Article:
Eagles vs. Patriots Superbowl rematch: What has changed since 2005

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New England Patriots quarterback Tom Brady is congratulated by Philadelphia Eagles quarterback Donovan McNabb after the Patriots won 24-21 in Super Bowl XXXIX at Alltel Stadium on Sunday, Feb. 6, 2005, in Jacksonville, Fla. (AP Photo/Elaine Thompson)

New England Patriots quarterback Tom Brady is congratulated by Philadelphia Eagles quarterback Donovan McNabb after the Patriots won 24-21 in Super Bowl XXXIX at Alltel Stadium on Sunday, Feb. 6, 2005, in Jacksonville, Fla. (AP Photo/Elaine Thompson)

Perhaps you heard the news already: The Philadelphia Eagles are headed to the Super Bowl after their Sunday night win over the Minnesota Vikings.

Once there, they’ll face familiar foes, the New England Patriots.

Thirteen years ago, the Patriots defeated the last Eagles team to make it this far, winning 24-21 in Super Bowl XXXIX (Super Bowl 39 for those who haven’t mastered Roman numerals).

Since then, New England has appeared in four more Super Bowls and captured two more titles, including last year’s crown.

Philadelphians are still waiting for their first Super Bowl title. To get it, they’ll have to best a team responsible for one of their biggest heartbreaks.

If you’re trying to get caught up on all the trauma and drama, let’s take a quick trip back in time to February 2005.

A trip back in time

George W. Bush had just started his second term as President. Gas ran about $1.91 a gallon. And the top movie in America was “Boogeyman,” a horror flick about a man facing his childhood fears (rather appropriate given the Eagles’ position today).

The Eagles marched into the Super Bowl after beating the Minnesota Vikings and the Atlanta Falcons, the same two teams they’ve beaten so far in this year’s playoffs. The Eagles finished the regular season 13-3 and earned the top seed in the NFC playoffs, same as this year’s team. And the Eagles were set to face the defending champion New England Patriots, just as they are this time around.

Other than that, though, things were pretty darn different for the Birds.

On defense, the Eagles were led by linebacker Jeremiah Trotter and legendary safety Brian Dawkins. Their offensive stars were quarterback Donovan McNabb, running back Brian Westbrook, and wide receiver Terrell Owens.

None of those players are still in the NFL, let alone on the Eagles.

Owens suffered a late-season injury and missed the NFC playoffs. Few knew what to expect from him when the big game arrived, but Owens posted huge numbers. McNabb, on the other hand, threw a trio of interceptions and was later criticized for allegedly throwing up in the huddle as the Eagles hustled to make a comeback.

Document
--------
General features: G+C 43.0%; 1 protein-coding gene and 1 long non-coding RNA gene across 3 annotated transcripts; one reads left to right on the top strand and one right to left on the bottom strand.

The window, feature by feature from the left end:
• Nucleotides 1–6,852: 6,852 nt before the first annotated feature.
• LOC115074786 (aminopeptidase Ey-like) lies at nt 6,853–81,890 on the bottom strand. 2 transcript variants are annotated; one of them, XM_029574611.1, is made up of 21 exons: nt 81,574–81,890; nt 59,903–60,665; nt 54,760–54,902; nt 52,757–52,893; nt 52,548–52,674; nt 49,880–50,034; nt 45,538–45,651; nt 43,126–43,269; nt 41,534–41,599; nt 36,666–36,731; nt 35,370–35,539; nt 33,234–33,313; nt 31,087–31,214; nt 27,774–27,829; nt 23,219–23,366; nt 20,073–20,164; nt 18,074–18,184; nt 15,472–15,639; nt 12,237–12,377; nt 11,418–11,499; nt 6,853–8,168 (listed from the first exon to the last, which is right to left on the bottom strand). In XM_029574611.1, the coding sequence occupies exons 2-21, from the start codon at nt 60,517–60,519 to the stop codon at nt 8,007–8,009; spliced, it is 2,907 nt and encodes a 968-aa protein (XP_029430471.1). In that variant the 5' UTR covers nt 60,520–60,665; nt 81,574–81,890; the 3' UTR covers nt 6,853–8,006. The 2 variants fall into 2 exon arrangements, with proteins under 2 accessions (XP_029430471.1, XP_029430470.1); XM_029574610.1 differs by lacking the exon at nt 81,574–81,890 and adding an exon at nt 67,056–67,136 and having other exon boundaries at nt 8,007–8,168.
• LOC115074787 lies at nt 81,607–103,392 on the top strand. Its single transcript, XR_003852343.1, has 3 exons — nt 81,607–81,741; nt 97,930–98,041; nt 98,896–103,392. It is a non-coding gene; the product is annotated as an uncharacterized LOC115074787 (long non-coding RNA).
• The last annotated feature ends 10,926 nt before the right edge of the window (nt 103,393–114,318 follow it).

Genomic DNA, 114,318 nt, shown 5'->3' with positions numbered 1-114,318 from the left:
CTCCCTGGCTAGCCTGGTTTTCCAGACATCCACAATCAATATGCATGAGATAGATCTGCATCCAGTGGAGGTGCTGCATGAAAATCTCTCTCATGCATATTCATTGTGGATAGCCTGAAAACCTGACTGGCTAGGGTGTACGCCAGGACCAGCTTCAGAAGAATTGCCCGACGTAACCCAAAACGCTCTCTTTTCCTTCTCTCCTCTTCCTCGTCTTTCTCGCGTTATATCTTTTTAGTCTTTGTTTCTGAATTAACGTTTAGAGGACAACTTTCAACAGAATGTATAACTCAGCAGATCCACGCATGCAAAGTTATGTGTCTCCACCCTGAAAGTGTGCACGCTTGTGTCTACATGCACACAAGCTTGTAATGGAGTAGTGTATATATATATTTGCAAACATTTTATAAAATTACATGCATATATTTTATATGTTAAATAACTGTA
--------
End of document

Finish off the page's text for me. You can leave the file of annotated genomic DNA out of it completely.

Philadelphia did pull close at the end, but New England picked McNabb off in the final seconds for a three-point win.

It’s safe to say Philly fans still remember the occasion:

There aren’t many Patriots leftover from that last Super Bowl confrontation with Philly, but there are three pretty important ones still hanging around.

Bob Kraft still owns the team. Head coach Bill Belichick still runs the team. And the seemingly ageless Tom Brady is still the team’s quarterback.

That trio won the title last year with an historic comeback over the Atlanta Falcons, and if they beat the Eagles in Minneapolis, it will be their sixth title together.

So what should Philadelphia expect this time around?

Old foe, new outcome?

For the third time in as many playoff games, the Eagles will almost certainly be an underdog when the big game kicks off on February 4. Philadelphia lost its starting quarterback, Carson Wentz, late in the season. Few thought the Eagles could rebound from such a crushing injury.

Eagles players and fans have embraced their longshot status, but Vegas oddsmakers don’t share that enthusiasm. New England opened as 5.5-point favorites, making Philly the biggest Super Bowl underdog in almost a decade.

Both teams finished the regular season 13-3. The Patriots won their first playoff game fairly easily over the Tennessee Titans before winning a squeaker Sunday against the Jacksonville Jaguars. The Eagles survived a close game in their first playoff matchup against the Atlanta Falcons, but crushed the Minnesota Vikings to earn their rematch against the hated Pats.

Can an upstart Eagles team conquer the franchise’s boogeymen and deliver the city to sports paradise? At this point, Eagles fans are ready to believe.

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